Watch: With Homophobic Tropes, Florida Sheriff Uses Park Sting Operation Against Gay Men for Political Gain

Friday October 16, 2020

Hillsborough Sheriff Chad Chronister
Hillsborough Sheriff Chad Chronister  (Source:YouTube)

Tampa Bay Times reported that a sting operation, called "Operation Park Cleanup," was conducted by Florida's Hillsborough Police Department in September and resulted in the arrests of 11 men whose photos and names were released to the public through news outlets and social media. The operation took place in Sun City Heritage Park, located in Ruskin, and in Sydney Dover Conservation Park, which is located in Dover.

Subsequently, it has been used by Hillsborough Sheriff Chad Chronister for political purposes. Chronister, the Times reports, is up for re-election. "The vile acts by these men took place in a park, the same place where our children play," says Chronister in a series of comments on YouTube.


He continued to draw parallels to gay sex and pedophilia in subsequent quotes.

"Operation Park Cleanup was a proactive sting to keep these individuals out of the park away from people who appropriately utilize the park and, again, away from our children.

'These men made these parks their personal playground for their deviant behavior. It will not be tolerated."

But the "vile acts" didn't take place. Instead, the sweep appears to be another case of entrapment - in this case, for political gain.

"The parks and recreation department had received no recent complaints about such incidents in either of those parks," The Tampa Bay Times reported, posing the question: "Was the Sheriff's Office criminalizing gay sex?"

Those questioning "Operation Park Cleanup" wondered whether heterosexual people would have been dealt with in a similar manner.

"If police run across a couple of spring breakers having sex in the dunes, they're more likely to tell them to go home and get a room, not arrest them and humiliate them by putting their mugshots out in the public," said Nadine Smith of Equality Florida.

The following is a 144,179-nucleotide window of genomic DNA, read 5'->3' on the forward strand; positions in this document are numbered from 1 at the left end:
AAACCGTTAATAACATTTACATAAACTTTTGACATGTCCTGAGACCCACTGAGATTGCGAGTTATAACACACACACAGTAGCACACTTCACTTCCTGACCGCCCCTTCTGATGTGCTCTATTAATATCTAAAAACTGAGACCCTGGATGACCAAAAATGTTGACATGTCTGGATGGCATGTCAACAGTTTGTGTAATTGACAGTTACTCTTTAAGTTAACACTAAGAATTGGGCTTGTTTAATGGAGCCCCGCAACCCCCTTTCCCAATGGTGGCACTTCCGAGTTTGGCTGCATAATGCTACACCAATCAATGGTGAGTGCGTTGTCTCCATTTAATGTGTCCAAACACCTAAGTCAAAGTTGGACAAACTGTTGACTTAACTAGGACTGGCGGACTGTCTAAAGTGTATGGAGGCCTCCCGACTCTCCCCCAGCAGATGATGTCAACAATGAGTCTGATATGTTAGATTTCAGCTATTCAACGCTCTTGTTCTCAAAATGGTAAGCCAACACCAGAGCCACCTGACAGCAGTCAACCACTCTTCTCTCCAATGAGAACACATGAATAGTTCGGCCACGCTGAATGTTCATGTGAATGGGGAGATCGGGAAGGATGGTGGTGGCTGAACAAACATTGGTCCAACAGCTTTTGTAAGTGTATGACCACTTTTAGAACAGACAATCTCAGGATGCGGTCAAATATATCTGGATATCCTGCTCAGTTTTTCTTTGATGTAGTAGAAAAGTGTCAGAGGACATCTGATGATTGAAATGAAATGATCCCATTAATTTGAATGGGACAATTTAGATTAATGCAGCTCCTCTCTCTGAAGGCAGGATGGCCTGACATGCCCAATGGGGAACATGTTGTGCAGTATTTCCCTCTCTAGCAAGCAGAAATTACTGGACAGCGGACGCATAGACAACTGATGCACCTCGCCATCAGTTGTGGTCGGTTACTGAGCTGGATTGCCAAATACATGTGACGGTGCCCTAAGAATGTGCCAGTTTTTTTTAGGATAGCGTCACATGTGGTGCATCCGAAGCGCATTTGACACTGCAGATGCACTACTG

But Sheriff's spokeswoman Crystal Clark defended the operation as a way of protecting children and said accusations that the sting was prejudiced against gay men 'are absurd, and quite frankly, offensive,' " the Tampa Bay Times reported.

The combination of reportage of the 11 mens' identities to news outlets and on social media left the men "exposed to public ridicule, harassment, even threats — and potentially outed to family, friends and coworkers," the article said.

Smith questioned the operation's timing, saying, "I can only assume it's an election year stunt," and said that the sting "reflects poorly on both Chronister's "judgment and his character."

Citing an adjunct lecturer at John Jay College of Criminal Justice, Jillian Snider, the article pointed out that the men "were arrested for agreeing to have sex that never happened," and went on to question whether the men who were arrested "would have sought sex in the first place had they not run into the undercover deputies."

Such law enforcement operations are not new in Florida, and neither is the controversy around them. In 2012, the South Florida Gay News reported on a sting operation by the Palm Beach County Sheriff's Department that used the so-called "bag a fag" tactics that were decried by attorney Russell Cormican of Fort Lauderdale.

"They approach, lure and entice guys who are sitting alone in their car, start a sexually charged conversation and then look for a way to arrest them," Cormican told the publication. "By going out and creating the crime, they're not fighting the problem. They're creating the entire incident from the beginning to end themselves."

Another lawyer, Rudy Serra, described as an "expert" on the "entrapment of gay men," told the SFGN that the statements issued by law enforcement at that time - which were echoed more recently by Sheriff Chronister's YouTube soundbites - "includes an indication of the very sort of anti-gay hysteria that often infuses these operations."

Serra noted that "Even in the shortest of statements they are careful to mention 'playgrounds.' In other words, the sheriff believes that gay men are a threat to children. Their statement exploits the most obnoxious, obsolete, and offensive anti-gay stereotype available."

Comments on Facebook